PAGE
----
I love Lisa See's books but this book wasn't one of her best. I give it three stars instead of two because the subject matter was interesting. ( )
  CS2014 | Aug 8, 2014 |
I listened to the audio version of this book. The narrator irritated me to no end. If it were not for the material covered, I would have never finished this CD. I suggest that, if you are curious, read the paper edition.

The subject matter in China Dolls was interesting: Asian-American singer/performers during the 1930's through the 1950's, covering prewar to post-war America. In particular, the author portrayed the animosity between Japanese and Chinese-Americans. She gave deference to the Chinese perspective as told by those who lived in their native country during the time Japan attacked China - very brutal. The author also included the internment of Japanese-Americans during WWII - how it felt to be an American citizen ripped away from one's life and essentially jailed for the duration of the war. Thus, she illustrated an era from varying points-of-view. See also elucidated on the nature of prejudice - the fact that it exists among and between all races in varying degrees, and that we cannot seem to escape our damaging inclination. The main purpose of See's book was to make people aware of the part Asian-Americans played in the entertainment field during this time, and how it affected their traditional cultural practices and beliefs.

Overall, I enjoyed the purpose of See's story, I simply did not like its delivery. It is not one of her strongest works, but it did provide some intriguing facts about the entertainment industry, all of which were previously unknown to me. In that regard, it was a relative success. ( )
  BALE | Aug 6, 2014 |
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Only three things cannot be long hidden:  the sun, the moon, and the truth.  (Attributed to Buddha)
For Henry Theodore Kendall
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I traveled west--alone--on the cheapest bus routes I could find.
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(Click to show. Warning: May contain spoilers.)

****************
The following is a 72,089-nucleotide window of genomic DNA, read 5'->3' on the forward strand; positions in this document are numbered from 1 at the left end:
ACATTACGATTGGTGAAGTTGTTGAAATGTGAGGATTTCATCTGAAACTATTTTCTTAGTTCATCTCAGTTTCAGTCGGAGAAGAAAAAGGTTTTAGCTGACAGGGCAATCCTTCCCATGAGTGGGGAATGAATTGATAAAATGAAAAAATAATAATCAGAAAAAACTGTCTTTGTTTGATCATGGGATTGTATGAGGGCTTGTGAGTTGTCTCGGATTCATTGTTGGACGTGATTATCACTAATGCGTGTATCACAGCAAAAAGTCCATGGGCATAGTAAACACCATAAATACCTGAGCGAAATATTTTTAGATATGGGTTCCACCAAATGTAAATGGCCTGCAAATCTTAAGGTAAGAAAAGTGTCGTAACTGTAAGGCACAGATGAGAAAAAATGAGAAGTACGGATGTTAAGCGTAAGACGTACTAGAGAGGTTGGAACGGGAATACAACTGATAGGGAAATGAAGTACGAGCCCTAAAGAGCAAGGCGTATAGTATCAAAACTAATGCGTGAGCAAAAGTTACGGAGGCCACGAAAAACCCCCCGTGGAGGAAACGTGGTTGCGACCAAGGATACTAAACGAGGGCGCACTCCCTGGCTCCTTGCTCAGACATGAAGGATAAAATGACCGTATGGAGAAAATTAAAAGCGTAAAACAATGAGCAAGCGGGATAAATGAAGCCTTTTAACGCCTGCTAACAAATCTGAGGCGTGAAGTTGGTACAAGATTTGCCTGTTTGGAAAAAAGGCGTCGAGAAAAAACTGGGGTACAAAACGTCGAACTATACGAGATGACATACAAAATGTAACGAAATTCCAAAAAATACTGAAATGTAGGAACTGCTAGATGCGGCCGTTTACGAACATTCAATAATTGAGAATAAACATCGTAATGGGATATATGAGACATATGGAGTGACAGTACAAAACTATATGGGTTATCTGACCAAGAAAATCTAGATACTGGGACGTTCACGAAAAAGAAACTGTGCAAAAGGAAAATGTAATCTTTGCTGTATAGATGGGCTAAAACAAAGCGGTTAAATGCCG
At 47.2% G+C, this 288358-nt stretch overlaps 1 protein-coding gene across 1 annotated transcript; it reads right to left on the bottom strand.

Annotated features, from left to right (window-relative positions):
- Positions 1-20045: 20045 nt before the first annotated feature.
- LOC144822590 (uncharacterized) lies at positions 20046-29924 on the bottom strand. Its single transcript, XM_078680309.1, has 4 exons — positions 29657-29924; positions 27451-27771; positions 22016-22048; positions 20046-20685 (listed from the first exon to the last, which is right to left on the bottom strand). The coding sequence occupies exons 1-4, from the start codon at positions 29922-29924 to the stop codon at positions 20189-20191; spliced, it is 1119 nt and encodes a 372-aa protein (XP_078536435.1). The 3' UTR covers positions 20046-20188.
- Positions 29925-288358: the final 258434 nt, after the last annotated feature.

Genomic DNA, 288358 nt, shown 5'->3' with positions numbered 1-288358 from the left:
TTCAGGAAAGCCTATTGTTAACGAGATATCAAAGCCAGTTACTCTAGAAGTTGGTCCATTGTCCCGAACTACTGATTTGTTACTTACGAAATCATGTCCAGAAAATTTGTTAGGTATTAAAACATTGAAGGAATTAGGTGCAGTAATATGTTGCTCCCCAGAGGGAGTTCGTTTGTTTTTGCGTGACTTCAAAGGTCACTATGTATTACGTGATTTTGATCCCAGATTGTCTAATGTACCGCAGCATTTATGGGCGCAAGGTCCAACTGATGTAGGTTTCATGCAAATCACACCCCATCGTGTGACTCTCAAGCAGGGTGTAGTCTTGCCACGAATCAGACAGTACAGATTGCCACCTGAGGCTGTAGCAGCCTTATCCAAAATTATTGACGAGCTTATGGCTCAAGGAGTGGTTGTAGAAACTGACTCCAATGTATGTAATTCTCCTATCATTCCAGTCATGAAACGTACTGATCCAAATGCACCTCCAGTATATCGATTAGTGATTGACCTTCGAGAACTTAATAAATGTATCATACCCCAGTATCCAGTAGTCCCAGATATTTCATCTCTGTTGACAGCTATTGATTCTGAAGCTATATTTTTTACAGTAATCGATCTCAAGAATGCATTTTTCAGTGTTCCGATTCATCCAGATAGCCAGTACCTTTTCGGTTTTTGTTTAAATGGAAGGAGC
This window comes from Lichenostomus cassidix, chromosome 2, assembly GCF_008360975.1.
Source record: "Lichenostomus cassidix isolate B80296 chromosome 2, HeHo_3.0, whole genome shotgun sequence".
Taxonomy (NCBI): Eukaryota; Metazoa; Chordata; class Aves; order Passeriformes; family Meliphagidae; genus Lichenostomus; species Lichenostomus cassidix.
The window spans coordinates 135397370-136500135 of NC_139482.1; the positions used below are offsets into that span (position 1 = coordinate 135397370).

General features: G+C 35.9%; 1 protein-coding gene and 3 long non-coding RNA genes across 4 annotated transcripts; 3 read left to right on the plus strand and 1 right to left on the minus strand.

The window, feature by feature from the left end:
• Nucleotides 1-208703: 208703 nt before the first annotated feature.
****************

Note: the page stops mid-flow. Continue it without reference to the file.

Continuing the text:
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Amazon.com Product Description (ISBN 081299289X, Hardcover)

The New York Times bestselling author of Snow Flower and the Secret Fan, Peony In Love, Shanghai Girls, and Dreams of Joy returns with her highly anticipated new novel. A bold and bittersweet story of secrets and sacrifice, love and betrayal, prejudice and passion, China Dolls reveals a rich portrait of female friendship, as three young women navigate the “Chop Suey Circuit”—America’s extravagant all-Asian revues of the 1930s and ’40s—and endure the attack on Pearl Harbor and the shadow of World War II.

(retrieved from Amazon Tue, 17 Dec 2013 00:23:03 -0500)

"In 1938, Ruby, Helen and Grace, three girls from very different backgrounds, find themselves competing at the same audition for showgirl roles at San Francisco's exclusive "Oriental" nightclub, the Forbidden City. Grace, an American-born Chinese girl has fled the Midwest and an abusive father. Helen is from a Chinese family who have deep roots in San Francisco's Chinatown. And, as both her friends know, Ruby is Japanese passing as Chinese. At times their differences are pronounced, but the girls grow to depend on one another in order to fulfill their individual dreams. Then, everything changes in a heartbeat with the Japanese attack on Pearl Harbor. Suddenly the government is sending innocent Japanese to internment camps under suspicion, and Ruby is one of them. But which of her friends betrayed her?"--… (more)